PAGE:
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GNC said FDA warning letters and an official’s affidavit do not resolve the dispute over the legality of ingredients that are at the heart of a lawsuit filed by Oregon Attorney General Ellen Rosenblum.
January 21, 2016
In a lawsuit brought by Oregon Attorney General Ellen Rosenblum, General Nutrition Corporation (GNC) signaled its intent to dispute federal regulators’ conclusions that ingredients previously sold by the company are illegal.
Rosenblum alleged GNC sold dietary supplements containing two illegal ingredients (picamilon and BMPEA) in violation of Oregon’s Unlawful Trade Practices Act. After GNC received an FDA official’s affidavit last year that picamilon didn’t qualify as a dietary ingredient, the retailer immediately pulled products containing the substance from its stores.
In spite of those developments, GNC hasn’t conceded FDA’s conclusions are correct.
“If picamilon and BMPEA were, in fact, lawful dietary ingredients during the time that GNC sold products containing those ingredients, then the entirety of the State’s case disappears," GNC’s counsel wrote in Dec. 23 court papers.
In objecting to Rosenblum’s request to send the lawsuit back to state court, GNC argued a federal court should hear the complaint because the case raises significant issues that are in dispute under the Federal Food, Drug & Cosmetic Act (FDCA).
“Neither GNC nor the manufacturers of the products at issue have conceded any of the relevant federal legal issues concerning these ingredients," the company declared, “which include, at a minimum, whether picamilon and BMPEA are ‘dietary ingredients’ under the FDCA, whether they were marketed prior to 1994, and whether they are constituents in the food chain such that they would be exempt from certain FDCA notification requirements."
Some companies have argued BMPEA is a constituent of the shrub Acacia rigidula, an assertion that has been rejected by FDA and researchers who published findings on BMPEA in dietary supplements. FDA concluded last year in warning letters that BMPEA doesn’t meet the definition of a dietary ingredient and cannot be sold in dietary supplements. Regarding the substance picamilon, an FDA official, Cara Welch, Ph.D., reached the same conclusion in an affidavit that was attached to Rosenblum’s lawsuit.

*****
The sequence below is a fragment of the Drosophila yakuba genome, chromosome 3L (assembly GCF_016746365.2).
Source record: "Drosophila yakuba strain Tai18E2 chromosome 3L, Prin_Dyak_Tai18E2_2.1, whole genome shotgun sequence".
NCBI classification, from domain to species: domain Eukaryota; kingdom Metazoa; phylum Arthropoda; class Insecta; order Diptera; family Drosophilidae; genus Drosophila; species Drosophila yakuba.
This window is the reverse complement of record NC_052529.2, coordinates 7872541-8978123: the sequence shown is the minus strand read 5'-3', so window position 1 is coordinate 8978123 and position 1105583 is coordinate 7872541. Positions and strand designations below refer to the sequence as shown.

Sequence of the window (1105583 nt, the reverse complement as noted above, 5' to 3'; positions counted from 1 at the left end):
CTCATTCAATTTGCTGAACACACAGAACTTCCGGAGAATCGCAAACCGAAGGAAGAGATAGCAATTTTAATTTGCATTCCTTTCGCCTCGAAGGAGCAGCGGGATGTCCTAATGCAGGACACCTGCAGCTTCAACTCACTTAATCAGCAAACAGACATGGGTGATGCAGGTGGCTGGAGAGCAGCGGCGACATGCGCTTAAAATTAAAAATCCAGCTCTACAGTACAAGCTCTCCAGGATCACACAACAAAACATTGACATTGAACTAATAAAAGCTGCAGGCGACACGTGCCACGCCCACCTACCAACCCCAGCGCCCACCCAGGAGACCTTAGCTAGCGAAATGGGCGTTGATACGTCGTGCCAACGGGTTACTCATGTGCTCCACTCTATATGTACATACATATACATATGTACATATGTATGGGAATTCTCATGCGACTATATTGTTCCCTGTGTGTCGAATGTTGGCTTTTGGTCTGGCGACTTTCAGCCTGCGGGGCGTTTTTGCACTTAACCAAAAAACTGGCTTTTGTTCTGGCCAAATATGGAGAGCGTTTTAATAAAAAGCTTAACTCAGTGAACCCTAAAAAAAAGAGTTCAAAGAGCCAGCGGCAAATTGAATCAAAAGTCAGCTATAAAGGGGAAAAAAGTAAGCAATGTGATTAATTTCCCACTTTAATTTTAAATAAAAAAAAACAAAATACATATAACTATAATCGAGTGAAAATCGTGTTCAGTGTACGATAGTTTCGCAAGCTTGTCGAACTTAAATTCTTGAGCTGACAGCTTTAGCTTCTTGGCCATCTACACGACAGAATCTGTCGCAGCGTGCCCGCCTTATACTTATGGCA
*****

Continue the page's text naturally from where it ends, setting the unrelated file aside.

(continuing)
The BMPEA warning letters and Welch’s conclusions do not resolve disputes over the legality of the ingredients, according to GNC.
“While Dr. Welch might at some future time be a witness in an enforcement proceeding or lawsuit to determine the legality of these ingredients, her affidavit is not determinative on these issues," the company said in the court documents. “The federal legal questions on which this complaint turn are and will be disputed."
Responding to GNC, Oregon Assistant Attorney General David Hart said the claims in the lawsuit do not arise under federal law. GNC’s conduct would violate state law even without reliance on the FDCA’s definition of a dietary supplement, he argued in Jan. 11 court papers.
“While Oregon’s complaint extensively cites the federal standard as the basis for alleging that BMPEA and picamilon are synthetic drugs and not dietary supplements, had the FDCA not provided such a definition, the state could have relied upon an alternative definition," wrote Hart, who quoted the Merriam-Webster’s online definition of a dietary supplement as “a product taken orally that contains one or more ingredients (as vitamins or amino acids) that are intended to supplement one’s diet and are not considered food."
Hart rejected GNC’s claims that there are legal issues in dispute that implicate federal law. He pointed out GNC removed BMPEA and picamilon from the market after FDA declared the ingredients were illegal.
“Despite the fact that FDA issued picamilon-related warning letters in November 2015 and BMPEA warning letters in April 2015, and despite the fact that these warning letters provide only 15 days to respond, GNC cannot point to a single dispute relating to these letters," he said.
Hart also referenced Welch’s conclusions that picamilon doesn’t qualify as a dietary ingredient. “While GNC may well challenge Dr. Welch’s opinion, the dispute would turn on questions of science, history, and expert opinion, not disputed questions of law," he wrote. “As such, it is not a basis for federal jurisdiction."
The lawsuit is presently before the U.S. District Court for the District of Oregon. A hearing was recently held on Oregon’s request to remand the case to state court, but federal magistrate judge Paul Papak has yet to render his decision.
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